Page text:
In conclusion, there are so many factors that go into this play, William Shakespeare’s A Midsummer Night’s Dream. The three areas in which the play takes place all shape different elements of the play, but none more powerful than the land of the fairies. In this land, through love potions and complicated plots and a large cast of characters one can discover the true intentions of all the characters because they are in the fairy world and it seems so many things change and become clear once one is in this magical world. Oberon and Puck, our cruel man and our lovable prankster show their true colors. The analysis of how women are dealt with and treated like second class citizens can be seen through not only their treatment by males but by how they themselves behave. Finally, there is that juxtaposition to consider. The fairy world is so close to the mortal world. Does this perhaps cause the world to be more believable, because while being so different on the surface maybe it is not? It is a world where people want to be happy. That is what the four lovers wanted by coming there unintentionally. It is what Oberon wanted. It is what Titania wanted. Is it a coincidence perhaps that their happiness is achieved in the fairy world? No, it is clearly intentional that the fairy world represents closure and resolution. It does this flawlessly; one simply needs a bit of the magic for themselves to see it clearly.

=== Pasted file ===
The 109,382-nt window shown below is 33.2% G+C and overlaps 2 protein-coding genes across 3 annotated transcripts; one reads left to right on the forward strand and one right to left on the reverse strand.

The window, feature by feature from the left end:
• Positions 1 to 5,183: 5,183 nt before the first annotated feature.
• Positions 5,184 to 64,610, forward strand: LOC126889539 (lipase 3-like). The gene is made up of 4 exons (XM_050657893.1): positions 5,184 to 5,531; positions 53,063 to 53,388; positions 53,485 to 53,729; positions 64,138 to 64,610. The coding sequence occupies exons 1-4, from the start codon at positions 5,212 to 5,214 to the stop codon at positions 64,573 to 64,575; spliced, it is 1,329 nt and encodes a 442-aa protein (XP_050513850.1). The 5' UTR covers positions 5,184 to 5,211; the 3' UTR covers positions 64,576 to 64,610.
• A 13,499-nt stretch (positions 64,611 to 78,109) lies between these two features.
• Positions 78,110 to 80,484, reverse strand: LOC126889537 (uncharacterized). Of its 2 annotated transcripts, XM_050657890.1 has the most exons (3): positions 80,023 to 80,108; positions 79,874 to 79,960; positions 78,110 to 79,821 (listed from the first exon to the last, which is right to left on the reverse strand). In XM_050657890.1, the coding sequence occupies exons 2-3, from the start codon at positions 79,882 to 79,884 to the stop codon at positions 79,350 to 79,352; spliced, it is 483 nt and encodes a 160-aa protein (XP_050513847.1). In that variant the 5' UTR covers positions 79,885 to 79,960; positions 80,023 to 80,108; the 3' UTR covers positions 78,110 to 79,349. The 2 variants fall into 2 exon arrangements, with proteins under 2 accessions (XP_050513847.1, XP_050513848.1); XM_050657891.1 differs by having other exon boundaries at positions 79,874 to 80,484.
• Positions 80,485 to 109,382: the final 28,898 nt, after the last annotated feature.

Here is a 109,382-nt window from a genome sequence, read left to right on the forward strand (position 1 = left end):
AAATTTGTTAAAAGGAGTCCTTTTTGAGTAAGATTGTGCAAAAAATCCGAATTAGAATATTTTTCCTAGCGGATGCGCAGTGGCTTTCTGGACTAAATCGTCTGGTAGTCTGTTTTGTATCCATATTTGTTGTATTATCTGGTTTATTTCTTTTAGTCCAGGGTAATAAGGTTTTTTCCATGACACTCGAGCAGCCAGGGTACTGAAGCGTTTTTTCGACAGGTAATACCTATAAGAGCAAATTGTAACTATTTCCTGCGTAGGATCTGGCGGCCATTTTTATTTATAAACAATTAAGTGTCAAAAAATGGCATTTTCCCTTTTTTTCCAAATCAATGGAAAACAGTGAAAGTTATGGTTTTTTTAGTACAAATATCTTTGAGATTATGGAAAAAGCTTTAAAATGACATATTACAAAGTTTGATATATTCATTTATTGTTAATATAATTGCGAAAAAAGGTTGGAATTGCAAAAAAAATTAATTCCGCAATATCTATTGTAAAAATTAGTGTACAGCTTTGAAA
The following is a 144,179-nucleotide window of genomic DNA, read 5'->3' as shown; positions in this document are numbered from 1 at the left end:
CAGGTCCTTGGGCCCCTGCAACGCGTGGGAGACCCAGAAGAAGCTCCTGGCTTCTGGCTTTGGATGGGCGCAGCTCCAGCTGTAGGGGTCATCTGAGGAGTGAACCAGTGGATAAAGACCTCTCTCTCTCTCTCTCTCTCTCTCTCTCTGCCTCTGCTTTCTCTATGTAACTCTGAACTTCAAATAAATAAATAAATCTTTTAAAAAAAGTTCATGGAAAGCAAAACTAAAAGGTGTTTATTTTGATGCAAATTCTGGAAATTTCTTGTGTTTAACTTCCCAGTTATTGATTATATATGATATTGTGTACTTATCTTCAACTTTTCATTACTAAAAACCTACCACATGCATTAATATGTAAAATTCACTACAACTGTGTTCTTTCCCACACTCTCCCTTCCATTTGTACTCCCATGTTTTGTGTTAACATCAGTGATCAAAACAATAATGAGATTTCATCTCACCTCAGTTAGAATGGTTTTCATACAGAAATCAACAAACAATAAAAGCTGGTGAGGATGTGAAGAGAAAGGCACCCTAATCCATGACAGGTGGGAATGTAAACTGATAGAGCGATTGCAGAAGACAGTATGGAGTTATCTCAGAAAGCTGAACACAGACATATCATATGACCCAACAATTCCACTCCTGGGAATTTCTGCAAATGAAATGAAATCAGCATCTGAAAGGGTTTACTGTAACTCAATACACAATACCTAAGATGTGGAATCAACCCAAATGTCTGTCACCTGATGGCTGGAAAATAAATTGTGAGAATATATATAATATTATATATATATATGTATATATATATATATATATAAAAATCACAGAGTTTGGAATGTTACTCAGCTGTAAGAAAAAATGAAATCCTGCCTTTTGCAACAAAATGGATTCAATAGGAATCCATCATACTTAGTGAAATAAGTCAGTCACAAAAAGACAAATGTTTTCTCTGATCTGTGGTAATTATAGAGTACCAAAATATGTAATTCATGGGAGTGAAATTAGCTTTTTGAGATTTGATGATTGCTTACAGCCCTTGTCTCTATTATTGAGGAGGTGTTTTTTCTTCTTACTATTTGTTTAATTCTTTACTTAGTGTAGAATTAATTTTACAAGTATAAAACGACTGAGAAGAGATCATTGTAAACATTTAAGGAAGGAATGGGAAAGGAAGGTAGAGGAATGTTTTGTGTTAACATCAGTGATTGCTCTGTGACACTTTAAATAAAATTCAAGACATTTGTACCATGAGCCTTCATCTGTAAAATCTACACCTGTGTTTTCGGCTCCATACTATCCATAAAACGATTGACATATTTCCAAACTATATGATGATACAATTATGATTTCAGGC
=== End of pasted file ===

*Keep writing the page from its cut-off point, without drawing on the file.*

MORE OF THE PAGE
The “Jewels” of Judgment: Reading Lolita in Tehran